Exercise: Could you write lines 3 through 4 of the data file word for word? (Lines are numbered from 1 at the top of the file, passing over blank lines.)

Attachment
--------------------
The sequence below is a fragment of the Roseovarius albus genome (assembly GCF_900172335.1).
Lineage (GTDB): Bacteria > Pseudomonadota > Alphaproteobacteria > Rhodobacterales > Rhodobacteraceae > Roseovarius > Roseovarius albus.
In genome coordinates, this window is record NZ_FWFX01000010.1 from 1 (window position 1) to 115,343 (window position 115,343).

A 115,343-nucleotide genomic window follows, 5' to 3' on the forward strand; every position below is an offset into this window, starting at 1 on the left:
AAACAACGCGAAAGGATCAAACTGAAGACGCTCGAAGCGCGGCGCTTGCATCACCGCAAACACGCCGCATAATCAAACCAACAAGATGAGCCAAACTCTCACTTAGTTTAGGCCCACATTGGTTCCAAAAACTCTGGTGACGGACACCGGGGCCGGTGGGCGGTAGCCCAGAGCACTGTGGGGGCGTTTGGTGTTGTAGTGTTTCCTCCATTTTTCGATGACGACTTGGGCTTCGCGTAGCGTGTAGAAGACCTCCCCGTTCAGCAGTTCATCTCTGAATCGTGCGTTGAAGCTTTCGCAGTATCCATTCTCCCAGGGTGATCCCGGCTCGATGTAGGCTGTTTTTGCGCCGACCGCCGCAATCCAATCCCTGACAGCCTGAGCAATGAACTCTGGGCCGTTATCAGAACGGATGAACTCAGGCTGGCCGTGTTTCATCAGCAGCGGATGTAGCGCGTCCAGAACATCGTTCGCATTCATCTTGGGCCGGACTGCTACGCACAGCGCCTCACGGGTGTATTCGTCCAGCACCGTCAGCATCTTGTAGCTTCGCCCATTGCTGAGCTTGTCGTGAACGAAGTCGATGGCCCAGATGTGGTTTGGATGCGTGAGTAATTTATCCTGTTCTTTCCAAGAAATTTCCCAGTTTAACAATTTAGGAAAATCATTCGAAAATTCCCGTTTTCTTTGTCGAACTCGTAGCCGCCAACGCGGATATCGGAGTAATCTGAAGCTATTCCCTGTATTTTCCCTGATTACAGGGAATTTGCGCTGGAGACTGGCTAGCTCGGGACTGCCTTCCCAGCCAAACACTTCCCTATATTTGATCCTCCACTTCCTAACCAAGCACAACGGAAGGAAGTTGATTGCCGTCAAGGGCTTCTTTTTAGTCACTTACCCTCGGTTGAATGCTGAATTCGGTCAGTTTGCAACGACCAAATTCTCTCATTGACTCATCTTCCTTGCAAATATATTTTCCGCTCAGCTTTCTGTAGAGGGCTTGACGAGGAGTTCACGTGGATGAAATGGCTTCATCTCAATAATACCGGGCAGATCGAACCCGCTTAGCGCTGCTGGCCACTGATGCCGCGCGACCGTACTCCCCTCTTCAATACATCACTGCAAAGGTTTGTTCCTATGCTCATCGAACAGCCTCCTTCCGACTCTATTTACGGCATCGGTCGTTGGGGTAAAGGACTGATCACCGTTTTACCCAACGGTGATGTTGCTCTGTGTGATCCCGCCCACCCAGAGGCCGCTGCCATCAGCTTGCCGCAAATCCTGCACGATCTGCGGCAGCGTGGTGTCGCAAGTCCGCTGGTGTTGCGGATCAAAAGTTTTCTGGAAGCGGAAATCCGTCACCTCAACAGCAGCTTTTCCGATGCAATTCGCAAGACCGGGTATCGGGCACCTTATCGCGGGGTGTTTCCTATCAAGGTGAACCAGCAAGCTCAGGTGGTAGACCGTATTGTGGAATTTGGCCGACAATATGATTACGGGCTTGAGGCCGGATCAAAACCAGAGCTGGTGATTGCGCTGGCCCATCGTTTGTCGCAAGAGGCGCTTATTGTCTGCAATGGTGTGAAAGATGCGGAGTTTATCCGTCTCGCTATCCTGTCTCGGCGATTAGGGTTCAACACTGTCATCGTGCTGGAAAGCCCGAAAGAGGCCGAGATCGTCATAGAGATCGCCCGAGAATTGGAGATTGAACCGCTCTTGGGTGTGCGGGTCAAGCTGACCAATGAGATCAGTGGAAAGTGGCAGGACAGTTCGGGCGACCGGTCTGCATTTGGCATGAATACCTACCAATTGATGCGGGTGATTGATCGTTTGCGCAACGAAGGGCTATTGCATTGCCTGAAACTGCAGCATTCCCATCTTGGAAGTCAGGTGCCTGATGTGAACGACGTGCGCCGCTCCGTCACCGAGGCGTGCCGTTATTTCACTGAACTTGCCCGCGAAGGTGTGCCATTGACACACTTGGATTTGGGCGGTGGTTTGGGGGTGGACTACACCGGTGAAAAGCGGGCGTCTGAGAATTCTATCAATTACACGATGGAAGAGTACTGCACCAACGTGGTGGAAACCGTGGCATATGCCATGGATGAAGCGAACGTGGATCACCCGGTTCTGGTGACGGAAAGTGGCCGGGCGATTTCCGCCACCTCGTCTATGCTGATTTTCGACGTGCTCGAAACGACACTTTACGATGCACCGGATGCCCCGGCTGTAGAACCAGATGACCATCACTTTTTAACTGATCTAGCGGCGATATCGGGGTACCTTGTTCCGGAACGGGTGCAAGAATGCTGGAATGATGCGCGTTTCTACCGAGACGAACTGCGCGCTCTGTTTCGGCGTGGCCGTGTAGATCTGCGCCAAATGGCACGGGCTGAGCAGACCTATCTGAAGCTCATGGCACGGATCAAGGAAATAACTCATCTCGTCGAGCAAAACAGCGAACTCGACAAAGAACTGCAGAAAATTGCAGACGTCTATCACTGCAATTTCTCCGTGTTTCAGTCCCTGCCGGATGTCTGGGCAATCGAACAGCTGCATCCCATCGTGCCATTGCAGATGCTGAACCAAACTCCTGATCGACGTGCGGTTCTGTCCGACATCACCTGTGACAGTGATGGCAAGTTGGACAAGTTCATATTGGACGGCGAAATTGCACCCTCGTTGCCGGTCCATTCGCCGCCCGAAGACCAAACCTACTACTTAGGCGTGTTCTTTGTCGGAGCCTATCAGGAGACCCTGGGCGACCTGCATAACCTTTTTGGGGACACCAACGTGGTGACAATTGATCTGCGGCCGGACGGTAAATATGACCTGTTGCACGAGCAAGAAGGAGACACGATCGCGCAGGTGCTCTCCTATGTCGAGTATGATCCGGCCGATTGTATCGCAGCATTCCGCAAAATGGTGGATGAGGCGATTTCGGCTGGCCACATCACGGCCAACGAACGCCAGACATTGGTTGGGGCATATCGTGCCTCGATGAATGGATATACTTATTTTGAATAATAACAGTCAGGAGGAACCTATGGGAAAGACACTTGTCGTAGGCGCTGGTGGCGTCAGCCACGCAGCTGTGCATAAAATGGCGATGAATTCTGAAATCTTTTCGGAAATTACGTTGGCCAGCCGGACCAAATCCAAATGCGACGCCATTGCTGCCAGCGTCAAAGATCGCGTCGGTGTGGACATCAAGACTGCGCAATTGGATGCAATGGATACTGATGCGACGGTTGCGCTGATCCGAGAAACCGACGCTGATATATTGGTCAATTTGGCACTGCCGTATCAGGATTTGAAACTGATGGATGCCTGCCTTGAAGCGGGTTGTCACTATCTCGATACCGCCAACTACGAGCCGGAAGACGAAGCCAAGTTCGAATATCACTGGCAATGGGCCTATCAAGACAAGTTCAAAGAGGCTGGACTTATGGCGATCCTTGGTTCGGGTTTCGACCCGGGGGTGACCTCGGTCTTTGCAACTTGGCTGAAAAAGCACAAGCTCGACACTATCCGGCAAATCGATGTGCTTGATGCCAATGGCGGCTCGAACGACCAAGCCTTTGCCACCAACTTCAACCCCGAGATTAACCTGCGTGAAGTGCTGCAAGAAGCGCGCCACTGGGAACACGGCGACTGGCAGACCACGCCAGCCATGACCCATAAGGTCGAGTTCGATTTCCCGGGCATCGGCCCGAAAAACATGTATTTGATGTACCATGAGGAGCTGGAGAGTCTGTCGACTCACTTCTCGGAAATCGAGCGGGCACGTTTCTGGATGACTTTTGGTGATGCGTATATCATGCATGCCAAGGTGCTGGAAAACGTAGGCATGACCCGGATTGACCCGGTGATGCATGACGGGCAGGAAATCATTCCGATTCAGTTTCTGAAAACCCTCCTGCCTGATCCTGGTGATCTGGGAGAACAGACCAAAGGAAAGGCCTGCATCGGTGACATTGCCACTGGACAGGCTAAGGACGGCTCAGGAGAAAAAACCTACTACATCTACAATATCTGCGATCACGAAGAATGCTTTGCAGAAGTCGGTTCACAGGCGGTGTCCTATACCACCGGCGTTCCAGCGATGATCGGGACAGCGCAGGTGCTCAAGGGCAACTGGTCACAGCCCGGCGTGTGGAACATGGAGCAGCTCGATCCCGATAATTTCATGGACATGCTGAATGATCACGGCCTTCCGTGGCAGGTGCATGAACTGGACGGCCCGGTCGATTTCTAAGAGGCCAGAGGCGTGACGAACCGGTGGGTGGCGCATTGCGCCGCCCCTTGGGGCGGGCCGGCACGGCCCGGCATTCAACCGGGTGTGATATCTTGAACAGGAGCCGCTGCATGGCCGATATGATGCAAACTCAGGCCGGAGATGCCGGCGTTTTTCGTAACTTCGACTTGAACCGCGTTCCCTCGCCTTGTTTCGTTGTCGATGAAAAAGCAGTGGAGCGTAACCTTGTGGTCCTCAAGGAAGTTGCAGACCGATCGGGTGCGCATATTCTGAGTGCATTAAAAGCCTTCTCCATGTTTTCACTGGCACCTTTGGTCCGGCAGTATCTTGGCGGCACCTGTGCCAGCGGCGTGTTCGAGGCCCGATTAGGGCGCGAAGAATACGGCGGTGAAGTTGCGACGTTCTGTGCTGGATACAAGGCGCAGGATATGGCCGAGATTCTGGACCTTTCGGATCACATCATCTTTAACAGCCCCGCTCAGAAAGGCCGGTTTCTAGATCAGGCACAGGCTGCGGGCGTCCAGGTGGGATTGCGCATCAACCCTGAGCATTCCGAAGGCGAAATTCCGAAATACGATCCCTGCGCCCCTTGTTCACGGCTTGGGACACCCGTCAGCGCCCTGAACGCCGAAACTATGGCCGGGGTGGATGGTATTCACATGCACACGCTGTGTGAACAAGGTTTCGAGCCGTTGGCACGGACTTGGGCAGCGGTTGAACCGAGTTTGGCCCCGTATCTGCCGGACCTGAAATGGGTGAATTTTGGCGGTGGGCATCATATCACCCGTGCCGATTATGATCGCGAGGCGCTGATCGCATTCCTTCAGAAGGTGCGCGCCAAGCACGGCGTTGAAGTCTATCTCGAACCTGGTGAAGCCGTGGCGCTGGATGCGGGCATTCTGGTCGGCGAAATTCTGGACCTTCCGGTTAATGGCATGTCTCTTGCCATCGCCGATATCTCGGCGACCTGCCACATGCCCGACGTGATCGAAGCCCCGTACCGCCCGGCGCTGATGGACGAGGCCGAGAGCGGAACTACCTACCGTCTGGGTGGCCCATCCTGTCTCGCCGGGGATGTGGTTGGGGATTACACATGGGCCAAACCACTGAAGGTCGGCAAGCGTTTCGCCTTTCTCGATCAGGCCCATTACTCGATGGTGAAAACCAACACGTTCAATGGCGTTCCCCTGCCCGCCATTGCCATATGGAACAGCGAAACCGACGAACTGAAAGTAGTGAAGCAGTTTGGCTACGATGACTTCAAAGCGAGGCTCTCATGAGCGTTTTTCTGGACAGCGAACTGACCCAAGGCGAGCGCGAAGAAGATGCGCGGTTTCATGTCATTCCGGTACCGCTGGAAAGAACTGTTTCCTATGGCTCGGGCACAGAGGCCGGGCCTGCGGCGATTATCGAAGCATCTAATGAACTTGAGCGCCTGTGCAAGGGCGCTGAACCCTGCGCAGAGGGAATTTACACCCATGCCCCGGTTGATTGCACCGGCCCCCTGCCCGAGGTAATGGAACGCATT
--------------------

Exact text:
In genome coordinates, this window is record NZ_FWFX01000010.1 from 1 (window position 1) to 115,343 (window position 115,343).

A 115,343-nucleotide genomic window follows, 5' to 3' on the forward strand; every position below is an offset into this window, starting at 1 on the left: